SINGAPORE - Malaysia's debt-laden state fund 1Malaysia Development Bhd (1MDB) settled a RM2 billion loan on Thursday with money from billionaire T. Ananda Krishnan, six days before bankers triggered a default, the Malaysian Insider reported on Friday morning, quoting bankers familiar with the matter.
The newspaper reported on its website that that the banks involved received the money on Thursday evening, hours after Ananda, Malaysia's second-richest man, was said to have agreed to the bailout.
Other sources confirmed the repayment of the RM2 billion, owed to several Malaysian lenders, for the second tranche of a RM5.5 billion bridging loan, the paper said.
The payment is a last-minute reprieve for 1MDB, whose debt woes were seen as pressuring the ringgit and Malaysia's sovereign credit rating. 1MDB subsidiary, Powertek Investment Holdings Sdn Bhd, took out the loan last May to refinance a RM6.17 billion bridging loan taken in 2012 to part finance the purchase of power assets.
Parent 1MDB, whose advisory board is chaired by Prime Minister Najib Razak, has amassed RM42 billion in total debt as it built up a large portfolio of power plants.
Ananda sold his collection of power plants to 1MDB and his company Usaha Tegas is the guarantor for the RM2 billion bridge loan. Sources have also said that he is in talks with 1MDB to become a cornerstone investor in the long-delayed US$3 billion listing of its power assets.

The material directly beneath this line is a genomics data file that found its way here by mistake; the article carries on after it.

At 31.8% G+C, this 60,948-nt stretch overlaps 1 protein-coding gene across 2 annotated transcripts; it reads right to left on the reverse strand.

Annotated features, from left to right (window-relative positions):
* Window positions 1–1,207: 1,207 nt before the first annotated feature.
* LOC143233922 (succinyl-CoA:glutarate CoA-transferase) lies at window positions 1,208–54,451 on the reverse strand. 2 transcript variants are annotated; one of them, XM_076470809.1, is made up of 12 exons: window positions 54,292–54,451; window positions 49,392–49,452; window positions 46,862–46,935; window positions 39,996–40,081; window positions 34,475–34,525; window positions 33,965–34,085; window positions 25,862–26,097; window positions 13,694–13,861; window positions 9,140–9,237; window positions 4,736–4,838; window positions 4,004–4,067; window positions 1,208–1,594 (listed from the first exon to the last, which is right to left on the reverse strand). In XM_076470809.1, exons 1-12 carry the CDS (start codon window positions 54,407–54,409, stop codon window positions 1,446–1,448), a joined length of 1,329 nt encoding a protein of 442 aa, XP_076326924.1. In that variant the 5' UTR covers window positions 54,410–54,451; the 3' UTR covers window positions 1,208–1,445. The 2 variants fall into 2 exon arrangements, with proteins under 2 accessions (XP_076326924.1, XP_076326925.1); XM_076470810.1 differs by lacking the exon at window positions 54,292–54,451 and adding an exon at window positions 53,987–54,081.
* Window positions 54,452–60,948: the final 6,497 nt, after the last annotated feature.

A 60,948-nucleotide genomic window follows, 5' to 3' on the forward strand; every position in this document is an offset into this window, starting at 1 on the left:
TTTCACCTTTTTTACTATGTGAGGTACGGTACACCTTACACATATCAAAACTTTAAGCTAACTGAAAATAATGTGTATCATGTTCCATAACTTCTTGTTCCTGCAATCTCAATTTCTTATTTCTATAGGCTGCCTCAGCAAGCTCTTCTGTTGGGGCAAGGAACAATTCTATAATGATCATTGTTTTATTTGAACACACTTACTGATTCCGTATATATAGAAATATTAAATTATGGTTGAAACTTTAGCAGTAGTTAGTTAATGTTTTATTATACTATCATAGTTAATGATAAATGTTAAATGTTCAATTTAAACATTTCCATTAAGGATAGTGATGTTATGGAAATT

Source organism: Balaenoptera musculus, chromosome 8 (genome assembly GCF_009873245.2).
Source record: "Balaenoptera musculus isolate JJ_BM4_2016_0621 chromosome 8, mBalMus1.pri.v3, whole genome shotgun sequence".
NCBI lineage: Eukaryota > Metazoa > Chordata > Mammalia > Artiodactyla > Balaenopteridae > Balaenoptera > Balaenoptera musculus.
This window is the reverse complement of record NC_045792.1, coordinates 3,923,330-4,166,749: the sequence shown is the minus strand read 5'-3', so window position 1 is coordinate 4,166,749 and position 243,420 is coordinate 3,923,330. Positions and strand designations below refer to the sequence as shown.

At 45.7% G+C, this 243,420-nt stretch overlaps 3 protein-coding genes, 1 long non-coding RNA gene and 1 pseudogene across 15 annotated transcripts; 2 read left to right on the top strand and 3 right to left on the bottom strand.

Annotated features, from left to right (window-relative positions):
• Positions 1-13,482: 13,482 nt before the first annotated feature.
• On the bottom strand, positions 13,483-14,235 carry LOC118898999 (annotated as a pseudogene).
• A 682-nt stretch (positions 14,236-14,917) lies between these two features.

1MDB restructured the RM5.5 billion bridging loan into two tranches: a RM3.5 billion loan due by August 2024 and a RM2 billion loan due last November, said the Insider.
Malaysia's Maybank has 58.99 per cent of the RM2 billion loan while RHB has 32.41 per cent. The other lenders are Alliance Investment Bank Bhd (4.06 per cent), Malaysia Building Society Bhd (3.24 per cent) and Hwang DBS Investment Bhd (1.29 per cent).
1MDB has been heavily criticised for taking on so much debt and the difficulty in repaying its loans. Among its harshest critics are former prime minister Tun Dr Mahathir Mohamad and former finance minister Tun Daim Zainuddin, apart from opposition lawmakers who say its debts are a risk to the country's financial system.
Fitch Ratings, which has put Malaysia's A-minus credit rating under review with a negative outlook, said it has concerns over Malaysia's fiscal position and contingent liabilities such as those from 1MDB.
The opposition has also queried 1MDB's financial health after 1MDB president and group executive director Arul Kanda Kandasamy told Singapore's Business Times over the weekend that the remaining RM3.91 billion Cayman Islands funds will not be repatriated back to Malaysia.